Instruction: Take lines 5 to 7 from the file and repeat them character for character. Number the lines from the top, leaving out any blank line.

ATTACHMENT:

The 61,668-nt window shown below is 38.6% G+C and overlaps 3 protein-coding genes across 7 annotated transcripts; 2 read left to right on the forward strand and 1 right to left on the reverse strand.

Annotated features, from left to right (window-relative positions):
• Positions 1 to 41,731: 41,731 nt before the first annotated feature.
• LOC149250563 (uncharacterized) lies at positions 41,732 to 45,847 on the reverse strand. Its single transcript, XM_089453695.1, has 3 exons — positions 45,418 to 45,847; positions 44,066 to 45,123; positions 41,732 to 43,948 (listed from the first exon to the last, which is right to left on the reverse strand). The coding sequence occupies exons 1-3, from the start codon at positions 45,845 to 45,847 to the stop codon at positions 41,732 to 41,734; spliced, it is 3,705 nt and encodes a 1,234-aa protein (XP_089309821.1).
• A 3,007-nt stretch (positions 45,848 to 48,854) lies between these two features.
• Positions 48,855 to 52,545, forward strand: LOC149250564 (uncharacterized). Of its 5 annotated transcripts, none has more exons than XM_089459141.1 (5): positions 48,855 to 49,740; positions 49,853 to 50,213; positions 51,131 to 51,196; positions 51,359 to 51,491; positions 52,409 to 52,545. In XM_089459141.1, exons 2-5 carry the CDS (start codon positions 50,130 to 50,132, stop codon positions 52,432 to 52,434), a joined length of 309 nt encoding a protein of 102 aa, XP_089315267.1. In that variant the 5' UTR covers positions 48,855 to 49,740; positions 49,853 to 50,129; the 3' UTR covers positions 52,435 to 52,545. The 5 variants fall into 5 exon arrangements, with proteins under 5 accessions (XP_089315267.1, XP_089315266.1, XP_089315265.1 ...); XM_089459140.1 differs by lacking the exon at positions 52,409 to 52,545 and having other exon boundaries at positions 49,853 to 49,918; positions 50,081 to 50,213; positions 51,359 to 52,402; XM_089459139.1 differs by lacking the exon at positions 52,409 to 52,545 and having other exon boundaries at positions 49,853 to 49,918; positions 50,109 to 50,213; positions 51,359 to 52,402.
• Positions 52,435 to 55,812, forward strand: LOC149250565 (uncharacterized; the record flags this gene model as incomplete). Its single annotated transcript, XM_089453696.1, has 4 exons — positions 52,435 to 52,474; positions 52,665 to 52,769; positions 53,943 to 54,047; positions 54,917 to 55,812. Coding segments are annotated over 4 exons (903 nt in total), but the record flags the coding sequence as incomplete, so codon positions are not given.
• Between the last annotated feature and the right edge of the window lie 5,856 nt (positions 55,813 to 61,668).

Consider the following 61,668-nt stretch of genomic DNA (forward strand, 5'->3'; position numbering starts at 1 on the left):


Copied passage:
• A 3,007-nt stretch (positions 45,848 to 48,854) lies between these two features.
• Positions 48,855 to 52,545, forward strand: LOC149250564 (uncharacterized). Of its 5 annotated transcripts, none has more exons than XM_089459141.1 (5): positions 48,855 to 49,740; positions 49,853 to 50,213; positions 51,131 to 51,196; positions 51,359 to 51,491; positions 52,409 to 52,545. In XM_089459141.1, exons 2-5 carry the CDS (start codon positions 50,130 to 50,132, stop codon positions 52,432 to 52,434), a joined length of 309 nt encoding a protein of 102 aa, XP_089315267.1. In that variant the 5' UTR covers positions 48,855 to 49,740; positions 49,853 to 50,129; the 3' UTR covers positions 52,435 to 52,545. The 5 variants fall into 5 exon arrangements, with proteins under 5 accessions (XP_089315267.1, XP_089315266.1, XP_089315265.1 ...); XM_089459140.1 differs by lacking the exon at positions 52,409 to 52,545 and having other exon boundaries at positions 49,853 to 49,918; positions 50,081 to 50,213; positions 51,359 to 52,402; XM_089459139.1 differs by lacking the exon at positions 52,409 to 52,545 and having other exon boundaries at positions 49,853 to 49,918; positions 50,109 to 50,213; positions 51,359 to 52,402.
• Positions 52,435 to 55,812, forward strand: LOC149250565 (uncharacterized; the record flags this gene model as incomplete). Its single annotated transcript, XM_089453696.1, has 4 exons — positions 52,435 to 52,474; positions 52,665 to 52,769; positions 53,943 to 54,047; positions 54,917 to 55,812. Coding segments are annotated over 4 exons (903 nt in total), but the record flags the coding sequence as incomplete, so codon positions are not given.